Then the student worked with the Alamo Area Agency on Aging, and wrote a paper on how the analysis related to the agency's work and what the agency might do to change distorted images.
"They can't just give me a research paper," Ford-Robertson said. "They have to connect it to what that agency is doing."
Roxanna Tehrani, a music marketing major, had already had three internships. But with her Signature Experience at the Santa Fe Opera, she knew she had the opportunity to learn how to apply her classroom learning in a real-world way. With the help of Matthew Dunne, the music marketing coordinator at UTSA, she got the gig within five days of sending in her application.
The leadership of a professor can be an instrumental part of finding the right Signature Experience. Like Tehrani, student Nicole Provencher was guided into her emotional Signature Experience by Ben Olguin, associate professor in the English department.
In Provencher, he found a student who was mature and who had a unique perspective and personal history—someone who could successfully design a course for homeless teen mothers living at Seton Home, which provides housing and supportive services for pregnant and/or parenting teens and their children in San Antonio.
To help her take on the project, Provencher drew on her own experiences as a teen mother and the knowledge that writing helped her create an image of herself that was more positive than the one she felt scowling down upon her from parents, peers and school officials.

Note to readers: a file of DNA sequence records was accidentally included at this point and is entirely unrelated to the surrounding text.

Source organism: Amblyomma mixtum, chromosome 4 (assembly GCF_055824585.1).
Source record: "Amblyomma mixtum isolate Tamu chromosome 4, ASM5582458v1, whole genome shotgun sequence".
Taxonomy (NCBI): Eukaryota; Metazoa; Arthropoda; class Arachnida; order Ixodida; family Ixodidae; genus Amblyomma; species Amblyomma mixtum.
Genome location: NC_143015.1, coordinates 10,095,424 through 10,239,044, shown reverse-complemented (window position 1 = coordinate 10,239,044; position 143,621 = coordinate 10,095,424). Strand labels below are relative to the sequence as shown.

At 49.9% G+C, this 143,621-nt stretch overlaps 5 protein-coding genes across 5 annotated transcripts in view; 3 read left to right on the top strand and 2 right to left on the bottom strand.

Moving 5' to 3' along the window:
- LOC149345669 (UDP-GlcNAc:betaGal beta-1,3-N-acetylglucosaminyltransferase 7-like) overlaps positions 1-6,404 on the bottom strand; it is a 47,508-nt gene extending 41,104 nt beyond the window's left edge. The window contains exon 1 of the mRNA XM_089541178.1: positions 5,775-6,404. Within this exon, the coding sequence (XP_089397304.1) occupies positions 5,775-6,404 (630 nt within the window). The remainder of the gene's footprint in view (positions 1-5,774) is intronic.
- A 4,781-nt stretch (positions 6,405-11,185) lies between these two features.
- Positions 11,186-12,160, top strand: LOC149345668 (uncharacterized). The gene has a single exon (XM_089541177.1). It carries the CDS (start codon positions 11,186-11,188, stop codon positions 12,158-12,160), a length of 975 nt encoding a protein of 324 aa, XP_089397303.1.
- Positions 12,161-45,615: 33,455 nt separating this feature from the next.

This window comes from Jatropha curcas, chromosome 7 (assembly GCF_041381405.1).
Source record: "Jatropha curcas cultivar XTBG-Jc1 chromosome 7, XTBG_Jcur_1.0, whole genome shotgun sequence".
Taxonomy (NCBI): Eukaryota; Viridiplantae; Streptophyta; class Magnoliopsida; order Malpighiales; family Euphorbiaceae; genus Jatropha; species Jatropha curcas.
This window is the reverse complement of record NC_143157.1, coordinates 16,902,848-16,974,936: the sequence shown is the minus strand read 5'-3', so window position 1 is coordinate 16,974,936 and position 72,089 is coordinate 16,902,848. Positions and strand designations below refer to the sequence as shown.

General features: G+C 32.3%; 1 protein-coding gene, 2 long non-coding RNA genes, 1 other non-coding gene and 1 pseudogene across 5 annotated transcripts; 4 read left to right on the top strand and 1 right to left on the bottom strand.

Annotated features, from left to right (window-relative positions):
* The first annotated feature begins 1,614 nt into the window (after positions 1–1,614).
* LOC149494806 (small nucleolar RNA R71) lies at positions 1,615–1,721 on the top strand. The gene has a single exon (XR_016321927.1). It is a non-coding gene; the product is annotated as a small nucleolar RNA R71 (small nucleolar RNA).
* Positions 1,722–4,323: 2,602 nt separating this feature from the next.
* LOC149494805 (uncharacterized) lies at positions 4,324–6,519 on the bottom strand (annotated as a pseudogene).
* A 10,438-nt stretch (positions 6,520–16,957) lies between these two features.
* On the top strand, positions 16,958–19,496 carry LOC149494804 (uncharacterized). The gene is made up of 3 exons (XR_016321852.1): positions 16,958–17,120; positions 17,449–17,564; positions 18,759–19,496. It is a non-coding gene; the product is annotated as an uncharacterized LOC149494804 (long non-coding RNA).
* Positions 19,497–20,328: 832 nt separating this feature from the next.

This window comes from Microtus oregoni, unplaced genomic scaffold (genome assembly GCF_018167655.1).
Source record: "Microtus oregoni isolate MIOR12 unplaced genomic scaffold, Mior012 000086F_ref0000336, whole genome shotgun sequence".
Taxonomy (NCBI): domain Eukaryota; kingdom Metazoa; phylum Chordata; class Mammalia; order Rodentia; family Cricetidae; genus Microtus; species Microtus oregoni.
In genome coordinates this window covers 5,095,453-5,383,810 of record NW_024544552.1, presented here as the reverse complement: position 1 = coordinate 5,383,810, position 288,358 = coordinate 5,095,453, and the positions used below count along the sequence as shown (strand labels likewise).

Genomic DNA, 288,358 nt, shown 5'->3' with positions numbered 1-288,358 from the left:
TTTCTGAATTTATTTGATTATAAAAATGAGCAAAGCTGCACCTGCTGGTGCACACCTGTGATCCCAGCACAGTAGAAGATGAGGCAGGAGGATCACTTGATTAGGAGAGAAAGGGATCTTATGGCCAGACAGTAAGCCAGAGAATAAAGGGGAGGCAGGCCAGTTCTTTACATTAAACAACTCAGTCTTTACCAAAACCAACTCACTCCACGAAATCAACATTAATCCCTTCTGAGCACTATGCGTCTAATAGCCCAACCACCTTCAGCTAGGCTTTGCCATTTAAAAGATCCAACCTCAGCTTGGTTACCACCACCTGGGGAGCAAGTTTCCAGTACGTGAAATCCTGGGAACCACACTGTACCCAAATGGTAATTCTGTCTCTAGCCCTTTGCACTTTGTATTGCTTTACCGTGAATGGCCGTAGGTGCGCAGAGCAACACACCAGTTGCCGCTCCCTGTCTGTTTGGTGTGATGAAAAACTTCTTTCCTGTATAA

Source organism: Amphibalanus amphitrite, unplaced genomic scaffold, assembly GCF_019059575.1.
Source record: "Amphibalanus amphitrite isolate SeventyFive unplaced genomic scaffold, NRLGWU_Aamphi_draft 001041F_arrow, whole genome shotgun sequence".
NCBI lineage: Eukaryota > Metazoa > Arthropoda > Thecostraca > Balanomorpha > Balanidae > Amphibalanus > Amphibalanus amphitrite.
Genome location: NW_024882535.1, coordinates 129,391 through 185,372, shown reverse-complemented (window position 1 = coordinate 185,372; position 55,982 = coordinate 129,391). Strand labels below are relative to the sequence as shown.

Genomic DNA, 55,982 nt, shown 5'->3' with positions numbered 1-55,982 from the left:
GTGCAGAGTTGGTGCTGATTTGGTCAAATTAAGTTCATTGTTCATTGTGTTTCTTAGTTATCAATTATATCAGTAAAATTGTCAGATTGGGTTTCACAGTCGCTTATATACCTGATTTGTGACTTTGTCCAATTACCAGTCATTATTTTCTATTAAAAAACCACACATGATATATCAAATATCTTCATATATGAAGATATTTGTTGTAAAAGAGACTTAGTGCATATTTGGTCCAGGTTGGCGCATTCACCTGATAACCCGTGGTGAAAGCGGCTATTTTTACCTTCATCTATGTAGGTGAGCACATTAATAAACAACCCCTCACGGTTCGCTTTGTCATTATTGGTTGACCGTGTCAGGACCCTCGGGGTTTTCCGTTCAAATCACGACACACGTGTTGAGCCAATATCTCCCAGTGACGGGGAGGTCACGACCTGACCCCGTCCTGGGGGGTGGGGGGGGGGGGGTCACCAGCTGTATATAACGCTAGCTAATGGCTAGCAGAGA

Her six-week workshop reminded her of the powerful emotions she encountered as a teen mother. As she concluded it, she felt that while many of the girls still considered themselves deeply unfortunate, they are working against negative stereotypes and developing the skills to define their own lives.
That wasn't an easy experience, and Olguin wouldn't send just any student into that kind of situation. Students must have maturity, sensitivity and a good understanding of the population they're working with, he said. And there must be a good fit between the student and the project.
Collapsing the ivory tower
Sometimes the student and the project fit so well that the experience leads to a permanent job. That's what happened with Briggs Reschke's internship at the San Antonio Council on Alcohol and Drug Abuse.
Reschke started out as a sociology major collecting DWI data at the Bexar County jail. Now, as the organization's data analyst, he's also working on his master's in sociology at UTSA and considering a thesis on using geospatial tools to better deal with social problems like substance abuse.
The internship showed Reschke in a real way how surveys and data yield useful information.
"As an academic exercise, you can read a book and take a class," he said, "but it doesn't compare to doing it." It also opened Reschke's eyes to the different ways to put a sociology education to work. "I think a sociology background would be advantageous for any position in this agency."
For Gelo, the array of courses offered through COLFA's Signature Experience is an embodiment of the college's purpose. It's not just about getting good grades. It's about the experience of learning and the real-world application of that knowledge gained. "We don't live in an ivory tower," he said. "It's a public university, and a big reason we do research and teaching is to better people's lives."